Trump and Housing: Businessman First, President Second?
Since Donald Trump was elected, we've all been speculating about what kind of president he will be. His recent claim that "the president of the United States is allowed to have whatever conflicts he wants" makes the answer fairly clear — Trump will be president for himself.
And that's not necessarily a bad thing for the housing market.
Sure, Trump could be president for all Americans, as he promised in his victory speech, but this is a most unlikely scenario. However, should he decide to focus on making policy decisions that are good for the entire country, we would probably see regulatory efforts like Dodd-Frank and the Consumer Financial Protection Bureau remain in place. We could see greater emphasis on affordable housing, but overall, there would be little change for the housing market.
It's also possible that Trump will be president for his supporters, which would be more in line with the Trump we saw on the campaign trail. If he puts his words into action, it could significantly impact the housing market, for better or worse. For example, homebuilders rely on many of the undocumented immigrants Trump has promised to deport. If he follows through, builders will struggle to find workers. Labor costs will soar and so will home prices.
At the same time, Trump's pledge to deregulate the market and lower taxes could be a boon for the economy, creating increased housing demand which would further escalate the rise in home prices. This effect could vary geographically.
People in red states may have more confidence in Trump's ability to improve the economy, and thus may be more likely to make a major purchase like a new home. Conversely, those in blue states may resist buying homes until the impact of a Trump presidency becomes clearer. There is even evidence that people from blue states are buying more real estate in red states to take advantage of a perceived higher consumer confidence there.
If Trump goes too far in rolling back regulations like Dodd-Frank, it could possibly lead to another housing crisis. Furthermore, many banks and mortgage lenders have expended significant resources on compliance. While many of us in the industry feel that facets of Dodd-Frank are overreaching, removing these regulations entirely would be both costly and risky.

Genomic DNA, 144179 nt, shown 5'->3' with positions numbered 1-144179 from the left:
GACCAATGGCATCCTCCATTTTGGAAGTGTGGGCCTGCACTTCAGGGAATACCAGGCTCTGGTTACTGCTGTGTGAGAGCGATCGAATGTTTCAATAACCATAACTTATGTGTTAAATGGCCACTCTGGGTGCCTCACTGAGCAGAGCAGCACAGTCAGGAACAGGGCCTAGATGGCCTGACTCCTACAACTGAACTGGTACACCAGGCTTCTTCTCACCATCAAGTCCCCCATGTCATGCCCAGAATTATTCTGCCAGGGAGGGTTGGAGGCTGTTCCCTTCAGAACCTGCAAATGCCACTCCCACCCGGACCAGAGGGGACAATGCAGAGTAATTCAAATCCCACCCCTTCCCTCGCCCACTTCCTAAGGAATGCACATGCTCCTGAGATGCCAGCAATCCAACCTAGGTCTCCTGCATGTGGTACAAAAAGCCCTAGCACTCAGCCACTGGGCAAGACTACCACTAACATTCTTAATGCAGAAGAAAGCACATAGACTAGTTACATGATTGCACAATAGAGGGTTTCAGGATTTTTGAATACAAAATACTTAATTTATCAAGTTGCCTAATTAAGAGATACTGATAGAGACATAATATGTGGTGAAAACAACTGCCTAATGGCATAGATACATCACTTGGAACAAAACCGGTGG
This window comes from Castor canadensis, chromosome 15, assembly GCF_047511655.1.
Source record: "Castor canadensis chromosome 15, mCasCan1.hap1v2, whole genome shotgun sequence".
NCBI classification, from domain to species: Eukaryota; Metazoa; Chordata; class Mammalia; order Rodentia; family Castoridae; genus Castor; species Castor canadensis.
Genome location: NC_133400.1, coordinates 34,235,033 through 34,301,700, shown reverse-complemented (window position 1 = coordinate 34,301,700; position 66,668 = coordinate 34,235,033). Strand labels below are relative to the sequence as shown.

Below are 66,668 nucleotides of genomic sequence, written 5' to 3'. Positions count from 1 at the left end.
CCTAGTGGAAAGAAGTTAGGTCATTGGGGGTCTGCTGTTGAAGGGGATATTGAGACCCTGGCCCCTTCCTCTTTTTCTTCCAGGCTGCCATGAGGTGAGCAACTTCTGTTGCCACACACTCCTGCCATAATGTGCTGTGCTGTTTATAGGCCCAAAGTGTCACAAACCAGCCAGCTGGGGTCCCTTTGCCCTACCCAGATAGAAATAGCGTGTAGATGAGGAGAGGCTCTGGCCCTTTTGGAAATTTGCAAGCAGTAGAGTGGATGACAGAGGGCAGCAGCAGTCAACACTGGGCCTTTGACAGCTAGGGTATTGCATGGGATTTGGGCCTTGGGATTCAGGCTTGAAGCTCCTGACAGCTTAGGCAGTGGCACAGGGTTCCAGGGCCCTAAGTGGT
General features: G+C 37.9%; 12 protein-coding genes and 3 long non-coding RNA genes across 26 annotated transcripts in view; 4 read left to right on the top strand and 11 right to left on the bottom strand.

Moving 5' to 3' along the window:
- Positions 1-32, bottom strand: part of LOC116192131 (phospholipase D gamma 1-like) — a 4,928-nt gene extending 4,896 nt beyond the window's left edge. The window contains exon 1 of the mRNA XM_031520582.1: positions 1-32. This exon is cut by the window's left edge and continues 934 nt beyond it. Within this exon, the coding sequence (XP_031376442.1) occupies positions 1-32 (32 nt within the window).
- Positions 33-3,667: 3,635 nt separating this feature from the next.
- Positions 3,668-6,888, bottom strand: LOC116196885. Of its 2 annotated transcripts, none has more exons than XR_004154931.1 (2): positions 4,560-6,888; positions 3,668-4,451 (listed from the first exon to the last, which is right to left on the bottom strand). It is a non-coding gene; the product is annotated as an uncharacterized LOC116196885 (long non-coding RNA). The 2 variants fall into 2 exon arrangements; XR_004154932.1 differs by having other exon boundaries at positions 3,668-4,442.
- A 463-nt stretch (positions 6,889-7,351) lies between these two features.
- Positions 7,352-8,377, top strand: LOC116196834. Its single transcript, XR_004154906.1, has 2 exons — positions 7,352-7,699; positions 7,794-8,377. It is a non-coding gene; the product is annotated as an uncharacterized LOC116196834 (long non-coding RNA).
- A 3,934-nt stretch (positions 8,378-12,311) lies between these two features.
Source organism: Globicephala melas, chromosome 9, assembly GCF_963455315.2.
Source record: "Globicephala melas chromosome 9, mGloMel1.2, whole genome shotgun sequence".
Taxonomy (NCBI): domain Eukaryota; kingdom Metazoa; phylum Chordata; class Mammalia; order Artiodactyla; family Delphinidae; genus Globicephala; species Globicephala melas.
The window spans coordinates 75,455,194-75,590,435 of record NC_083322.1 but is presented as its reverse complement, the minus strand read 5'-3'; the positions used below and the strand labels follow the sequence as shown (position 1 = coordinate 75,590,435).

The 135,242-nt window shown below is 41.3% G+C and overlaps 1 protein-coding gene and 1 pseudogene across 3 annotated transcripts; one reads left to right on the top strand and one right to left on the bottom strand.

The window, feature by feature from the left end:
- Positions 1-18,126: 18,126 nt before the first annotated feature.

But based on his recent rhetoric, including his claim that he can run the country and his business "perfectly" at the same time, Trump is most likely to be president for himself — a businessman first and our national leader second. Because his real estate empire depends on a strong economy, his policy would be closely tied to his business interests.
So it's hard to imagine, for instance, that Trump would act on his promise to deport millions of undocumented immigrants, many of whom provide the cheap labor necessary to build his towers and hotels.
Businessman Trump would likely roll back many of the Dodd-Frank restrictions that have put pressure on smaller banks, which would increase lending activity. This, together with the decreased costs of compliance, would boost profits for banks, which would allow them to develop more lending products to meet the needs of more borrowers. And looser underwriting standards would give more people the opportunity to get a mortgage.
If Trump follows through on his pledge to lower taxes (again, good for his businesses), it would create more spending power for Americans and also help attract more businesses from overseas, creating more jobs. All this would lead to a greater demand for homes and mortgages.
On the downside, of course, higher demand coupled with looser regulations could lead us to another housing crisis. And a growing economy could result in higher inflation, which would lead to rising mortgage interest rates. History has shown us, however, that in a strong economy, people will still buy homes despite higher rates.
Of course, there's no guarantee that "president for himself" is the Trump we'll get. His rhetoric has seemed to change daily. He campaigned on a promise to "drain the swamp" of Washington career politicians but has already appointed several Washington and GOP insiders to his team. He threatened to prosecute Hillary Clinton, but has since called the Clintons "good people." And the wall along the Mexican border now looks more like a fence.
But the bottom line is this: Trump is a businessman and a real estate mogul who will naturally lean toward policies that strengthen his hand. And as long as he doesn't put the economy in jeopardy by going too far with de-regulation, a Trump presidency could be very good for the housing industry.
Keith Canter is the CEO of First Community Mortgage in Murfreesboro, Tenn.